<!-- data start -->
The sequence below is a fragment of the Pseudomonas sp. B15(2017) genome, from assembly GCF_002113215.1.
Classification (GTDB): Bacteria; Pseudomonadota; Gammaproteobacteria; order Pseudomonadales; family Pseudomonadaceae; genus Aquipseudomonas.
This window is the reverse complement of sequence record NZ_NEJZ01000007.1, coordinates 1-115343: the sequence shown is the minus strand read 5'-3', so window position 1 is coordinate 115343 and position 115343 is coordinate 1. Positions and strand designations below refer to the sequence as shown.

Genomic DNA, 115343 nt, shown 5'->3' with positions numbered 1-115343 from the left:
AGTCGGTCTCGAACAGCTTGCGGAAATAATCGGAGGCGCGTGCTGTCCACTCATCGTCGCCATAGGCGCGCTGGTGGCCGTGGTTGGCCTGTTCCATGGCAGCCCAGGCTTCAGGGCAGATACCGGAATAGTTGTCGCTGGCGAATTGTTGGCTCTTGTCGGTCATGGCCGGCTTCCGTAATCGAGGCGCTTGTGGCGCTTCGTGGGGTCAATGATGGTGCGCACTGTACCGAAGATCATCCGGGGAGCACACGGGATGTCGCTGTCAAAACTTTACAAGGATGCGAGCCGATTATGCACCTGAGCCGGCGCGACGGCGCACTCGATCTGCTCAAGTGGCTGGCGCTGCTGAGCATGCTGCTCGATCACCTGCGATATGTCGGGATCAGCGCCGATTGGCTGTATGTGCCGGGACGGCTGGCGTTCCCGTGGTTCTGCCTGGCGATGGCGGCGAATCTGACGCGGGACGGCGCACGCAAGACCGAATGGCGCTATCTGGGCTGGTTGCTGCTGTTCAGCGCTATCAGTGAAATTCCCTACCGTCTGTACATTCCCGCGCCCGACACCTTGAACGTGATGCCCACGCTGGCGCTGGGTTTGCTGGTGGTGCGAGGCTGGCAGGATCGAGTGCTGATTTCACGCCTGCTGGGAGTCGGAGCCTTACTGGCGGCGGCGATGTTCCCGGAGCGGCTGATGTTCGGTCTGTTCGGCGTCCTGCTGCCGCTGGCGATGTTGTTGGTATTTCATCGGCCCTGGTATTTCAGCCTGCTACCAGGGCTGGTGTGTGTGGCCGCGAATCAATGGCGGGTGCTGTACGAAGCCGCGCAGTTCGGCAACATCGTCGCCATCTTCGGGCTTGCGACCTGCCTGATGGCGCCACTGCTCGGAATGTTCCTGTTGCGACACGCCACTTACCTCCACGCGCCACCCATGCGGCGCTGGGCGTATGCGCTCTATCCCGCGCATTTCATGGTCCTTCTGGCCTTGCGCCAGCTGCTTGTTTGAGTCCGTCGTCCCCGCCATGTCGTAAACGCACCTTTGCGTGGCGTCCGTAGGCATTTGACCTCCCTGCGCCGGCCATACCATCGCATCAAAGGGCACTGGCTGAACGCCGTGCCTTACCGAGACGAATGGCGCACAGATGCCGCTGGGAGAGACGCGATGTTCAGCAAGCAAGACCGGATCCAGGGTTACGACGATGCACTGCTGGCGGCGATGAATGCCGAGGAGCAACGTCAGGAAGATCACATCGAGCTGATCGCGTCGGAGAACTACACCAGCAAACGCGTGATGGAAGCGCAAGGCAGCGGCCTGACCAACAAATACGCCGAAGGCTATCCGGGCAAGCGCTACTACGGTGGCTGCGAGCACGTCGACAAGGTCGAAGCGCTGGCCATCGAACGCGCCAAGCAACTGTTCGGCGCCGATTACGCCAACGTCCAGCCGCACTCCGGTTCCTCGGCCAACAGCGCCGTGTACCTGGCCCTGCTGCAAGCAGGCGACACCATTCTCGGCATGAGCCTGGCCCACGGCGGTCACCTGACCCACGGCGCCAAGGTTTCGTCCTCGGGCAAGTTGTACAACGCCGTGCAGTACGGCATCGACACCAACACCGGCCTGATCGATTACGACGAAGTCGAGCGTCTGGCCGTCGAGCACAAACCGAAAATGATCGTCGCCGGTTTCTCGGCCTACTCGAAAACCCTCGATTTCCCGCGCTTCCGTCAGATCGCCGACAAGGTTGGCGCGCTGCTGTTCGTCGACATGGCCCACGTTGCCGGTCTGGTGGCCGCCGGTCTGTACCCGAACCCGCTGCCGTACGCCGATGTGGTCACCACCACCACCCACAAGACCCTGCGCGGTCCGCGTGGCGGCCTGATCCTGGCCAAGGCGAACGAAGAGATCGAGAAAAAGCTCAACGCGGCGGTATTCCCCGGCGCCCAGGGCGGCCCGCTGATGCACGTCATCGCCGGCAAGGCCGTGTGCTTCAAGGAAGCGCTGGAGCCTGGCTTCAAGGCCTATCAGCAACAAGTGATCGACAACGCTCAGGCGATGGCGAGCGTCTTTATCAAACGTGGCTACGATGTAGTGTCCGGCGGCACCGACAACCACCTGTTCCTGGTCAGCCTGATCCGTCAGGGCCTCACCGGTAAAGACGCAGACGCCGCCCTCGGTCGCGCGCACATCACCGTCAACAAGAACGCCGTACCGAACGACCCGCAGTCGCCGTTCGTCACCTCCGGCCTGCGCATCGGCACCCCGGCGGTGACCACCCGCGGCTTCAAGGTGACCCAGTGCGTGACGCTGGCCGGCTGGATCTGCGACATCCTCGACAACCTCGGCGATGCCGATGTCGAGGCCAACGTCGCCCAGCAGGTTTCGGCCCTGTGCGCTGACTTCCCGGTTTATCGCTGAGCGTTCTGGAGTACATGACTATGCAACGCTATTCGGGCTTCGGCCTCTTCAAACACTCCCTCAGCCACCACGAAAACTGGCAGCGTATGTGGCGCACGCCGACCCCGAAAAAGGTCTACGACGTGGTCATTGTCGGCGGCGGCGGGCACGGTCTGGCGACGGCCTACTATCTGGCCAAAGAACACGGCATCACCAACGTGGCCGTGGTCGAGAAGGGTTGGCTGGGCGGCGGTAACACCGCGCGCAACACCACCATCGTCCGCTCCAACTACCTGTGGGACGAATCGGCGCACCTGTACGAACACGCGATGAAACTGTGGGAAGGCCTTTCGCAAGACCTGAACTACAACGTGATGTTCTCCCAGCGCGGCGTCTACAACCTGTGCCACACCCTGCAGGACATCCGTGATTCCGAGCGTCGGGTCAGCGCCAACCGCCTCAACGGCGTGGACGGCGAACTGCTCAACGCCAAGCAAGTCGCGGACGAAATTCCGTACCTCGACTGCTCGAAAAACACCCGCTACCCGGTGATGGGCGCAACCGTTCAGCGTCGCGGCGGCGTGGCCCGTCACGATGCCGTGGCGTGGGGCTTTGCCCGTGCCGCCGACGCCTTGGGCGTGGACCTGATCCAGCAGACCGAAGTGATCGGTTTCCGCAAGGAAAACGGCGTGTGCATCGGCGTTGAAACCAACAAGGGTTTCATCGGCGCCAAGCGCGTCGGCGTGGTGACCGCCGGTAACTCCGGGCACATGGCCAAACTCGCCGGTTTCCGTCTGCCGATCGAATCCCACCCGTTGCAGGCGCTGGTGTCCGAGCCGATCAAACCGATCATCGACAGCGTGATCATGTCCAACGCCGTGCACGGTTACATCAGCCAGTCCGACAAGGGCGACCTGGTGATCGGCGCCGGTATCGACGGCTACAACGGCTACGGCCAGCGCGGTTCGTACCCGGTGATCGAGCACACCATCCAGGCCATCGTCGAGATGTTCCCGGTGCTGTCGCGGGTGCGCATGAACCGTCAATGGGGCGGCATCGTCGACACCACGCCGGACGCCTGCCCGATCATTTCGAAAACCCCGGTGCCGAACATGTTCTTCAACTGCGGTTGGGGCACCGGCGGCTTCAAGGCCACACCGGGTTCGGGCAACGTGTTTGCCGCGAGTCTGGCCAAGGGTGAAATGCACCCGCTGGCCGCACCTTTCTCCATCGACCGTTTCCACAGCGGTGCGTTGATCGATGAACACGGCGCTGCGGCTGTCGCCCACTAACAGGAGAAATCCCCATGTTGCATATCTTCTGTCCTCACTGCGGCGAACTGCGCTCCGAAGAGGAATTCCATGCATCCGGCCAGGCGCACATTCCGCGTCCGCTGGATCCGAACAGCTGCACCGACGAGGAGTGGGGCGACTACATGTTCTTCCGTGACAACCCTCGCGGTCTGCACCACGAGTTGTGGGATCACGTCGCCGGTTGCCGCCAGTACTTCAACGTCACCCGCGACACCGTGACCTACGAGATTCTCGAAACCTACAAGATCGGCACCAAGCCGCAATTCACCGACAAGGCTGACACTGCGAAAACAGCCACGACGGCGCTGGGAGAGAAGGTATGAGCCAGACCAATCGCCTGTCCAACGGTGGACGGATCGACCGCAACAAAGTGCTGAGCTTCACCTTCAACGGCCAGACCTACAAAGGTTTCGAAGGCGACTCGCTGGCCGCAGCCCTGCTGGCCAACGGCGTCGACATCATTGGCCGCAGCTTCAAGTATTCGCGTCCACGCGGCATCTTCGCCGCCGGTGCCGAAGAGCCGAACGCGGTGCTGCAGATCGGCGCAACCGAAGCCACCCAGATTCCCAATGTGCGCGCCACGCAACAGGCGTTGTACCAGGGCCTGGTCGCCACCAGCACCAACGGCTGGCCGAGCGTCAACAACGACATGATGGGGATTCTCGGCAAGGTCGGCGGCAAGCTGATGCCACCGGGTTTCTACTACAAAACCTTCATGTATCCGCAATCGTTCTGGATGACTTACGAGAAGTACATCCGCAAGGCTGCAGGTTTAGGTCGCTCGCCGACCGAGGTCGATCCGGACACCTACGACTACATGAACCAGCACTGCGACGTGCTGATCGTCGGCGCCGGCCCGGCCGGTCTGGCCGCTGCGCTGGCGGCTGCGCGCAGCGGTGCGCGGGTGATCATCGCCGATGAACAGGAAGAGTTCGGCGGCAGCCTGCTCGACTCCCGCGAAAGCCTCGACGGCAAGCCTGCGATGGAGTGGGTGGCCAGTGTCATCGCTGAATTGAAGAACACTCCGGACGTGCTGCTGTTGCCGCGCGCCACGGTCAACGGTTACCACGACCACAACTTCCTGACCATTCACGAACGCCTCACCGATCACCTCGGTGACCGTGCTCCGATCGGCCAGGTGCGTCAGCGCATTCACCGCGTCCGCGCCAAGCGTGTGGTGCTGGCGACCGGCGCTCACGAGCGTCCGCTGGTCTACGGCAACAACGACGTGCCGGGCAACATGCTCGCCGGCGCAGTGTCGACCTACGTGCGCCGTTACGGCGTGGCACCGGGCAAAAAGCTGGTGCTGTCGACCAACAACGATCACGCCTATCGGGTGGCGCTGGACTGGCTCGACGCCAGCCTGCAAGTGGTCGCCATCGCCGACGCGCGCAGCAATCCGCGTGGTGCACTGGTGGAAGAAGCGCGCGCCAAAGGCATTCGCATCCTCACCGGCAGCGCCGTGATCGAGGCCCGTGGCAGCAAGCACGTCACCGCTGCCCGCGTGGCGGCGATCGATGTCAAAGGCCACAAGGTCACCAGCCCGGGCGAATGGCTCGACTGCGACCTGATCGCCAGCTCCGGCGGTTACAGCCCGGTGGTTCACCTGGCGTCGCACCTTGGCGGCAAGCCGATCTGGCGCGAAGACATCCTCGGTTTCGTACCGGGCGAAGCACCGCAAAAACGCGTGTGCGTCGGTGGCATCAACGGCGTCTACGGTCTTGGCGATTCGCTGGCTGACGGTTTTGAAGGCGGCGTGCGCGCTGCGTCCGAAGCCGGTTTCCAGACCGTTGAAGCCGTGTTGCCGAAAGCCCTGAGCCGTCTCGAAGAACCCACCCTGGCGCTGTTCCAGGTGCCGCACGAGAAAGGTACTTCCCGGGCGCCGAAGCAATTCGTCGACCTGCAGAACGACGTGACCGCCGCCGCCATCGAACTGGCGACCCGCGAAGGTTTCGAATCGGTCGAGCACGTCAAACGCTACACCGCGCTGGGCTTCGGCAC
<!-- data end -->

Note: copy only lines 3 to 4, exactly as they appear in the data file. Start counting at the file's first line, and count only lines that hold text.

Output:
This window is the reverse complement of sequence record NZ_NEJZ01000007.1, coordinates 1-115343: the sequence shown is the minus strand read 5'-3', so window position 1 is coordinate 115343 and position 115343 is coordinate 1. Positions and strand designations below refer to the sequence as shown.

Genomic DNA, 115343 nt, shown 5'->3' with positions numbered 1-115343 from the left: